Which is more important: to tell someone the truth or to make them feel loved? Perhaps you’ve felt this dilemma if you’ve ever had something difficult to tell someone or felt convicted to speak with them, and you knew the truth would hurt them. Or, maybe you’ve observed someone treating others in the exact opposite manner. They are the type of person who is concerned with truth and place an emphasis on right and wrong, but they don’t seem to care at all how their words affect those around them.
So, which is more important; TRUTH or LOVE? Is it more important for me to be honest with people at the expense of their feelings or is it more important to guard people’s feelings at the expense of truth?
The Bible makes clear that Christians have a responsibility to do both. Ephesians 4:15 tells Christians to speak “the truth in love”.
As a father, it’s important for me to teach my children right and wrong. It is important for me to correct them and discipline them when they misbehave. However, it is equally important for me to love them. It is equally important for me to build them up and encourage them. As a church member and pastor, it is important for me to speak truth when I observe something sinful or unbiblical, but it is equally important for me to do it in a way that demonstrates Christ’s love.
I believe that there are three types of people when it comes to this truth and love dilemma:
The first type of person lets their heart control them. They love other people, and because they love, they would rather gloss over necessary truths because they don’t wish to offend. If we could use an absurd example to demonstrate the flaw in this approach: imagine a person you love is on the vacation of their dreams. They are sitting on a beach in a tropical paradise, with no stress and no work. They have labored hard for this break! They want to be left alone and they don’t want anything to disturb their rest. Unfortunately, as they sit on the beach, you learn of a tidal wave headed straight toward them. We know that they won’t like to hear the news of something disrupting their peaceful vacation, but if you really love them, you’ll warn them of the approaching danger. While that is an extreme example, here’s a truth for you: the destructiveness of a natural disaster pales in comparison to the eternal consequences of sin. As such, if we love people (which we are supposed to), we’ll speak truth.
The second type of person doesn’t care if they offend others, so long as what they are saying is right. While preparing for a church activity, these are the type that bark orders at others. Instead of sometimes turning the other cheek, this type of person fights every battle, never measuring the temporary issue against the weight and significance of eternity. This type of person will push a custom onto a non-believer, and miss the opportunity to share with them the Gospel. This type of person treats sinners with contempt, forgetting that we are all sinners in need of a Savior. We’ve seen church members bicker over details of no eternal consequence. Instead of pointing people to Christ, we’ve seen Christians speak in disgust and hopelessness over the present generation as if sin were a new thing. We’ve seen parents tear down children and we’ve seen believers ensure that everyone knows that they are in the right, instead of enduring unjust suffering with grace (1 Peter 2:21-25). Oh, we’ve seen this second type of person. They are the type that speak truth, but often forget to couple it with love. Perhaps we’ve done more than simply see this type of person … perhaps we’ve been this type of person.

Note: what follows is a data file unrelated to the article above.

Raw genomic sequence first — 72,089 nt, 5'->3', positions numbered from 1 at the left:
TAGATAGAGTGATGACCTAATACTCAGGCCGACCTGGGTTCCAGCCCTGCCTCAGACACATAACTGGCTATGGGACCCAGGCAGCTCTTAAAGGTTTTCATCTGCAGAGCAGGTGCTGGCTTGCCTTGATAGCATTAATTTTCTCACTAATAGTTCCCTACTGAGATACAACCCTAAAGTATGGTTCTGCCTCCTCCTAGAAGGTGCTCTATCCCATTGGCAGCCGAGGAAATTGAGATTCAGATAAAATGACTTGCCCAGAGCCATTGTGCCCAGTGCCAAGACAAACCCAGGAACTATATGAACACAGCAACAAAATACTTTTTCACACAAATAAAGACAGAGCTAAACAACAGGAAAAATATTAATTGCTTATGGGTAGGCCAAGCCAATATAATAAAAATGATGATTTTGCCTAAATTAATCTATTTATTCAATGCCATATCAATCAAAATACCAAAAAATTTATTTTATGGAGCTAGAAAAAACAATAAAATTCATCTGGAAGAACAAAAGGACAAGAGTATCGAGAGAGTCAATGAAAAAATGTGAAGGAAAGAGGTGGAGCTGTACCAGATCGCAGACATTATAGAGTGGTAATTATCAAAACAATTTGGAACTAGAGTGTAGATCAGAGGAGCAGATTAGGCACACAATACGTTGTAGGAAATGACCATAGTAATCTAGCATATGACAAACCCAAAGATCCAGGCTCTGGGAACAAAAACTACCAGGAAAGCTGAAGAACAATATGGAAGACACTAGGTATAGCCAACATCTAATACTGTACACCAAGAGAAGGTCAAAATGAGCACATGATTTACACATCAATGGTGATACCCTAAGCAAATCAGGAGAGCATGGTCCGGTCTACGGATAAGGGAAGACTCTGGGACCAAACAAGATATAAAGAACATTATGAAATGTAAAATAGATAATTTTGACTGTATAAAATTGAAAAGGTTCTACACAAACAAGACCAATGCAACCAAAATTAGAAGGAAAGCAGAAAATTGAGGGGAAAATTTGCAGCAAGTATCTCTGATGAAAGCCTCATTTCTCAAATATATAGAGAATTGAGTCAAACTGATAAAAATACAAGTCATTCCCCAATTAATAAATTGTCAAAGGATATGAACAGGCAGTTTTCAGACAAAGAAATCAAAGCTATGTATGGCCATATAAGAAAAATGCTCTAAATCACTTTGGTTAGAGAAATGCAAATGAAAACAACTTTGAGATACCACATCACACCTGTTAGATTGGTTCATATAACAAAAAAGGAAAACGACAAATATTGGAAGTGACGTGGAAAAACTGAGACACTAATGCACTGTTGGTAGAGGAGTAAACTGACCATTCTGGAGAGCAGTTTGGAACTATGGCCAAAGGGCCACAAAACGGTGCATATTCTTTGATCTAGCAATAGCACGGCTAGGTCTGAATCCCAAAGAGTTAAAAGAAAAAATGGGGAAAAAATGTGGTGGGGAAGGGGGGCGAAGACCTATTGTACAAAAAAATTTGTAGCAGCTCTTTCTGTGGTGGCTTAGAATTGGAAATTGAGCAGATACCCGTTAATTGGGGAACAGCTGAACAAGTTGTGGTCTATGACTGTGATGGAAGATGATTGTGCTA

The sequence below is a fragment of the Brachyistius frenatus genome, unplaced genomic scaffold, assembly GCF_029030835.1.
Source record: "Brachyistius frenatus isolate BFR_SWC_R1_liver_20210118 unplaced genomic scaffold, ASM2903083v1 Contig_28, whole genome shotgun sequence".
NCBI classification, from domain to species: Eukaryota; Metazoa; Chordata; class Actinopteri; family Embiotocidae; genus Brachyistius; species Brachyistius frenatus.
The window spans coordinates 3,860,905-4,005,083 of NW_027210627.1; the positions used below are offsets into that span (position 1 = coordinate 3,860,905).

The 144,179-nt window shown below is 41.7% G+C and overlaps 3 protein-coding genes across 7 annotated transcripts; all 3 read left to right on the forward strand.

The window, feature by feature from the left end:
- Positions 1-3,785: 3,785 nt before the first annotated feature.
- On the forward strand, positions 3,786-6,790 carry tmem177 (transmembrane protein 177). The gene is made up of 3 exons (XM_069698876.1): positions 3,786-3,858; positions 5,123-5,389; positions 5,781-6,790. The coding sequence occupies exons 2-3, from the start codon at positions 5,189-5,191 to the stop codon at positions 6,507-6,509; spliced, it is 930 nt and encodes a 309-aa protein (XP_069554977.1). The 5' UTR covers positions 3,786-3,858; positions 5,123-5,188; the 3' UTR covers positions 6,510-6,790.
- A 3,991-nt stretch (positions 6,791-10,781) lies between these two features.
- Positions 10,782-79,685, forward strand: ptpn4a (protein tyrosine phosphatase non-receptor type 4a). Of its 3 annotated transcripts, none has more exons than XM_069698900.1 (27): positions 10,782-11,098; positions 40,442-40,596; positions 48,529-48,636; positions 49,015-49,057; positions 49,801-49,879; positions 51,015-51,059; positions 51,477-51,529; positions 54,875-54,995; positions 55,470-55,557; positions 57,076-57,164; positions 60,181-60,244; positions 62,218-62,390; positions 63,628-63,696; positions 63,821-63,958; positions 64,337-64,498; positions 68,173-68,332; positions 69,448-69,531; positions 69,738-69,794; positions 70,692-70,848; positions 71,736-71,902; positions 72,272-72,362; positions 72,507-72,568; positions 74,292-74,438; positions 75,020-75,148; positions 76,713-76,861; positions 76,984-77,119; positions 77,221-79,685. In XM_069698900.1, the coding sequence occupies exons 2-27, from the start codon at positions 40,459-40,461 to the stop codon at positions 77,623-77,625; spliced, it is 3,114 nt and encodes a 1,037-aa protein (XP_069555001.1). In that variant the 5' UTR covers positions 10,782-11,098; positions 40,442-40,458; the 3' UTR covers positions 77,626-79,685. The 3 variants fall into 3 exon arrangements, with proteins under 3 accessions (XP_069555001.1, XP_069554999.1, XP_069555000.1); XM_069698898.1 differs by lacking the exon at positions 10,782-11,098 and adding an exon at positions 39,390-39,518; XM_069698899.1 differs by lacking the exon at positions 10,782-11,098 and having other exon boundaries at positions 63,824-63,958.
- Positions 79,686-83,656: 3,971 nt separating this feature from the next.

But there is a third type of person who wisely seeks both truth and love in their conversations and actions. This person cares about upholding God’s standard, but they also realize that people are created in God’s image and should therefore be treated with respect (cf. James 3:9-12). This third type of person realizes that the truth of the Gospel is certainly the message—and that does mean recognizing the reality of sin—but love is our method. Love is the very reason for the Gospel message. Love is the only reason Christ died for us. As such, Christians are called to live a life that demonstrates and speaks truth and love. So if you speak, truth should be your message. But when you speak—and we shore realize that we don’t always have to speak—love should be our motivation and outward expression (cf. James 1:19).
Consider this week how you speak to others. Consider how you speak to your spouse, your children, your co-workers, your fellow Christians. Consider how you speak on social media. Don’t be afraid to speak the truth, but don’t neglect to speak it in love.
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